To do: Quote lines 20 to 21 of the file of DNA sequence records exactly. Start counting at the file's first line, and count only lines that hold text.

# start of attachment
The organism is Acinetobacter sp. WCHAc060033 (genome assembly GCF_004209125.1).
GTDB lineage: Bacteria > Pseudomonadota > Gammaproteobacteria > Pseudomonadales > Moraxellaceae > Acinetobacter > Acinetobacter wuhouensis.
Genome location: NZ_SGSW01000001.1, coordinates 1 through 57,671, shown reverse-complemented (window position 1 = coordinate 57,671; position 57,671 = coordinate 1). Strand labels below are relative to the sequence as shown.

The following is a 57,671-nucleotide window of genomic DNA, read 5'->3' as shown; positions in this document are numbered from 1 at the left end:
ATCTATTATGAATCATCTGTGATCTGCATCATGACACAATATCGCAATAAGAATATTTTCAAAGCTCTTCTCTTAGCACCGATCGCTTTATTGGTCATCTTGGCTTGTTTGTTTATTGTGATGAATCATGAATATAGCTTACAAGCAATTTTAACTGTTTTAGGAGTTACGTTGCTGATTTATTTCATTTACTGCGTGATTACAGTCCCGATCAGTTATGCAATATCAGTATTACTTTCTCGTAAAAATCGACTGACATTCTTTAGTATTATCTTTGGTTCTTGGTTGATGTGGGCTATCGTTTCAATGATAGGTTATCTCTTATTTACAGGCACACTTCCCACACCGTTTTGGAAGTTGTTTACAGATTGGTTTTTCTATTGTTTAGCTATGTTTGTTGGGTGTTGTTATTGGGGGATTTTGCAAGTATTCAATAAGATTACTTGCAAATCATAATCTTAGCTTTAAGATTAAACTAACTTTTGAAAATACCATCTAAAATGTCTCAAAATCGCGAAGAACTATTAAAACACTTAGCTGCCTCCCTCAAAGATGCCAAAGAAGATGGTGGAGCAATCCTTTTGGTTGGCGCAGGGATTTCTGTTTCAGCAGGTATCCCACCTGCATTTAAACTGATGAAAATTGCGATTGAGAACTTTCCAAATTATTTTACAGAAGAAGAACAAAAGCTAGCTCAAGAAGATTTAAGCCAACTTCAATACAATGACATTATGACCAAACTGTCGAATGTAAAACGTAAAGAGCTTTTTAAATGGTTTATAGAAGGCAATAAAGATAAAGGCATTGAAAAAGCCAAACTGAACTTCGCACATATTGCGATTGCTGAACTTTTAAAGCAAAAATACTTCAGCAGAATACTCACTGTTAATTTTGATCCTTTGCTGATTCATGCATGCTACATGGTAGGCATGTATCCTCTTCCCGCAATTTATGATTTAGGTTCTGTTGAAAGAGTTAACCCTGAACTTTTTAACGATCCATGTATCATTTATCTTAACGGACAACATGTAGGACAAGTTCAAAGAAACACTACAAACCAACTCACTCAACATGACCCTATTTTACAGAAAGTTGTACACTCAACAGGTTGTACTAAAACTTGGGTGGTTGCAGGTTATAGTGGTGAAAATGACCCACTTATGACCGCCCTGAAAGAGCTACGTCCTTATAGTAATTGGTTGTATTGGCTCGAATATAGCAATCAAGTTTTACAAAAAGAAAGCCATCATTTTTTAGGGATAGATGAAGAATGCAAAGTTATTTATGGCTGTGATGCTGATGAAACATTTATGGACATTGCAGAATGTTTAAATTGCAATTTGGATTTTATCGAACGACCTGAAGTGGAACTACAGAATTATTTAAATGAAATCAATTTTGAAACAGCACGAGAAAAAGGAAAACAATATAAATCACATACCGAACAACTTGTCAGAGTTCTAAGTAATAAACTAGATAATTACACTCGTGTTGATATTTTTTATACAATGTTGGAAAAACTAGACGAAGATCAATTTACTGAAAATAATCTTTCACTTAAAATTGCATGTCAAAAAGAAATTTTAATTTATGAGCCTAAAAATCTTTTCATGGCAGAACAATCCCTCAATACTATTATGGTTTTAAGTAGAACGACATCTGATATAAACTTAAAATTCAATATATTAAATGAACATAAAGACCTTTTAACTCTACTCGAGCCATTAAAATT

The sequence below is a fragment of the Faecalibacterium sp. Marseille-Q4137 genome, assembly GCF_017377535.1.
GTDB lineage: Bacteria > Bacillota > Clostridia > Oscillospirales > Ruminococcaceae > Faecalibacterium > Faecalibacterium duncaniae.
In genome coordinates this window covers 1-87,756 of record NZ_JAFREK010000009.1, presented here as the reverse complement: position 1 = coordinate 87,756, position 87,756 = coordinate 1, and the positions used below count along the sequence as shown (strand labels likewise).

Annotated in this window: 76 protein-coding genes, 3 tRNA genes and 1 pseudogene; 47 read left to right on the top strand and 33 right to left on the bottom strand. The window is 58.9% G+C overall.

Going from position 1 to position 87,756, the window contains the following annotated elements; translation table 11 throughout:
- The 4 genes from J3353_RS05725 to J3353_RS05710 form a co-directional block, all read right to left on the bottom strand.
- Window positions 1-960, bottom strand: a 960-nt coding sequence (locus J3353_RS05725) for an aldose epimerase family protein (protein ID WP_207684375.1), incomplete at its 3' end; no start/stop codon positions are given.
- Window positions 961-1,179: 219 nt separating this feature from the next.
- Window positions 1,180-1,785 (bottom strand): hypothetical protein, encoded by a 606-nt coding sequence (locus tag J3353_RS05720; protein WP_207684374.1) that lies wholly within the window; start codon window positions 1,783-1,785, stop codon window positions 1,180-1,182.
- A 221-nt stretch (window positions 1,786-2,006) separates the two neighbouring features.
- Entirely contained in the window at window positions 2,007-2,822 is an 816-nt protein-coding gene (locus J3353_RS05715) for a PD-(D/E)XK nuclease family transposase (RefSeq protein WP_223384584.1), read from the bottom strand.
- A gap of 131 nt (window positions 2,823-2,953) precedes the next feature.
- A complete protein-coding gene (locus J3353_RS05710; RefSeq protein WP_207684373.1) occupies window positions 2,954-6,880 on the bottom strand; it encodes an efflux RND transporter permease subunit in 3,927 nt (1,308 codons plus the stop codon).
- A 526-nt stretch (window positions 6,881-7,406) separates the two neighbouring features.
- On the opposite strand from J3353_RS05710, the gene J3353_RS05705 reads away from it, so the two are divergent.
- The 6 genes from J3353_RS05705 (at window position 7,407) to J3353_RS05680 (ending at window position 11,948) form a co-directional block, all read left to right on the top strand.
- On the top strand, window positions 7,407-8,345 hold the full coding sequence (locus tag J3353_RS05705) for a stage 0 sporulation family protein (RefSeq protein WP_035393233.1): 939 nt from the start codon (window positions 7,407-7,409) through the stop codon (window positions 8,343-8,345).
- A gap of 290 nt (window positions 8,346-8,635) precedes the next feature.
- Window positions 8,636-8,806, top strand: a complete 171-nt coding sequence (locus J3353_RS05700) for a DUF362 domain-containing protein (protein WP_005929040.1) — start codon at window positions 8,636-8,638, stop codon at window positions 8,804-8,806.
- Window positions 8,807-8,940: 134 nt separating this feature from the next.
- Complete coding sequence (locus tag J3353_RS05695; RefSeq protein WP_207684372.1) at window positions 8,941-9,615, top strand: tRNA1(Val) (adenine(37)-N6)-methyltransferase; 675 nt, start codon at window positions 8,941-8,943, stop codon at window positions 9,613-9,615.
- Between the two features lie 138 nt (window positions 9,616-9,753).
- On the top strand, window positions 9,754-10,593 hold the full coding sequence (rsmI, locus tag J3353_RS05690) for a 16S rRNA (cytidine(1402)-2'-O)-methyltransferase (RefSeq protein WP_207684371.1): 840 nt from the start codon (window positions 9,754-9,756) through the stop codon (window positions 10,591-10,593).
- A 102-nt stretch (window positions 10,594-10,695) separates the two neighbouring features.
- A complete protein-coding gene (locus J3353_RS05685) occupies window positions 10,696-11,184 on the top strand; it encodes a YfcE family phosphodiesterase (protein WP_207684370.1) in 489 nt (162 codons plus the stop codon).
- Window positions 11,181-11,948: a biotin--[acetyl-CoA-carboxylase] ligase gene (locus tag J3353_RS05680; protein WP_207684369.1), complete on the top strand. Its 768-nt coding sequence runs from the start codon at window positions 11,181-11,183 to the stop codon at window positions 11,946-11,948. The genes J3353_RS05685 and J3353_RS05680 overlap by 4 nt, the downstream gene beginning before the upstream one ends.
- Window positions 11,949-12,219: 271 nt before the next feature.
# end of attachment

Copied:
- On the opposite strand from J3353_RS05710, the gene J3353_RS05705 reads away from it, so the two are divergent.
- The 6 genes from J3353_RS05705 (at window position 7,407) to J3353_RS05680 (ending at window position 11,948) form a co-directional block, all read left to right on the top strand.